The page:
Saturday, Jan. 21, 2017, the day of the women’s march on Washington, held an electric energy for renowned photographer Donna Ferrato. She saw a “huge resistance wave” headed toward the new White House administration, a promise “we won’t go back” to Donald Trump’s vision of a once-great America.
Ferrato captured the scene for Maclean’s as hundreds of thousands of pink pussy hats paraded through the streets behind her (and millions more marched in cities across the globe).
“I know the price of democracy,” Ferrato said that day. “I know how precious it all is. And how we can lose it so fast.”
A year later, and those words may strike Trump’s critics as prophetic. Trump has indeed faced accusations he’s eroding American democracy through attacks on the media, a well-documented habit of lying and threatening the independent investigation probing his campaign’s ties to Russia.
Ferrato, 68, speaking to Maclean’s recently from her home in New York, said the “glitter” of the women’s march has long since faded. In hindsight, she said, the march was “the end.”
Q: How are you doing?
A: It’s been… (pause) quite an eventful year. The blinders have come off, with the gloves. There’s no attempt to be kind anymore, to be considerate, to give people room to think and to make smart decisions. I feel we’ve been pushed to the brink, to be as vicious and angry and suspicious as possible.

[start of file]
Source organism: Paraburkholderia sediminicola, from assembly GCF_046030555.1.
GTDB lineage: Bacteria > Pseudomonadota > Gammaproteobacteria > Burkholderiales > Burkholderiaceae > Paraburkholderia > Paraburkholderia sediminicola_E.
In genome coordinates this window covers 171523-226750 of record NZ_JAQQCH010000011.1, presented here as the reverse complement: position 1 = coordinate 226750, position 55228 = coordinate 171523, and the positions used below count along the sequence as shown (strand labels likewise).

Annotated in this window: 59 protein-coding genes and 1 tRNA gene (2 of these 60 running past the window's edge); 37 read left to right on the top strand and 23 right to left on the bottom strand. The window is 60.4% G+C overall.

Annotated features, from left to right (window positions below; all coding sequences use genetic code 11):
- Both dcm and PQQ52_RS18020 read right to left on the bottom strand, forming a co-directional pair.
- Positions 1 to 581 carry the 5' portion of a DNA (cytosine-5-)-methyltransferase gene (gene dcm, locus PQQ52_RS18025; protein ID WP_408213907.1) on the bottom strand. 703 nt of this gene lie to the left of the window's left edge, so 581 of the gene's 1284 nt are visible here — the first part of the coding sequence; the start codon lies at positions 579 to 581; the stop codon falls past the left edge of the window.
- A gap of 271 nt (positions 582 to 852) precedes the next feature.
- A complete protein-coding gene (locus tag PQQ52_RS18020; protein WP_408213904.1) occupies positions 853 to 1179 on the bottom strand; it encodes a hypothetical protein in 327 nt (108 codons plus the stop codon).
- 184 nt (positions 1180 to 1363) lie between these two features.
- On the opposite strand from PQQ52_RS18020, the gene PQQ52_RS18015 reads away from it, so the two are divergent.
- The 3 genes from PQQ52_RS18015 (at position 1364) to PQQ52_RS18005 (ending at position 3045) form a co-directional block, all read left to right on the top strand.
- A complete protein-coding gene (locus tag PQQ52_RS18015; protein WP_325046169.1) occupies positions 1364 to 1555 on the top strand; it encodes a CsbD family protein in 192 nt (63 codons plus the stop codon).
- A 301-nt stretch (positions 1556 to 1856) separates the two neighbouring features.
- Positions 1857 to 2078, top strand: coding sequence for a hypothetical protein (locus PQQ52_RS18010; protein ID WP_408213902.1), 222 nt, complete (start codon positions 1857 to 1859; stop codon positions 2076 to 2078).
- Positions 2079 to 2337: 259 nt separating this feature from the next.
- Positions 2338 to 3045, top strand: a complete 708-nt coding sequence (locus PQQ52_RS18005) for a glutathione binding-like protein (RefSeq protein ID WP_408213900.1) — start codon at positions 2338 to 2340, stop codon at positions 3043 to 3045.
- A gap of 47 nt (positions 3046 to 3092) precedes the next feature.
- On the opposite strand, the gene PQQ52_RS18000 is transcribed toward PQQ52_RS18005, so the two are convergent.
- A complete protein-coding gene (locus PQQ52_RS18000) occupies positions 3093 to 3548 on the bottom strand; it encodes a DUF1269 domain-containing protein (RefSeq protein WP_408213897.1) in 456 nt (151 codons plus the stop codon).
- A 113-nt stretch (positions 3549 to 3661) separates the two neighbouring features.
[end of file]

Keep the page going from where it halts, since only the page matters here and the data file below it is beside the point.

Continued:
The march was a wonderful thing. I enjoyed it very much. It was a moment in the year when I felt we could breathe and walk together and support each other and be happy to see each other side by side. Men, women, children, white women, black women, Hispanic women, Chinese women, Asian, Arabic, everybody. We were all together.
But through this last year—as it became really apparent that so many white women were against the rights of women, and that so many women who supported Trump and really made this nightmare come true are steadfast in their support of him—I started to get really angry with women. Really, really angry with these women.
WATCH: Marching with Donna: Seeing the Women’s March through a photographer’s lens
Q: When did that happen?
A: As soon as I started reading the statistics, the 53 per cent of white women who voted for [Trump], knowing full well he was one of the most unabashed sexual predators that we had ever seen. And this really has been a threshold for me to go over, and to start to question: What is wrong with women? What is wrong with women? That’s what I want to know. What is wrong with women that so many of them will still vote for a child abuser? What’s wrong with white women? Why are they so infected with white male power? Why will they give everything to it?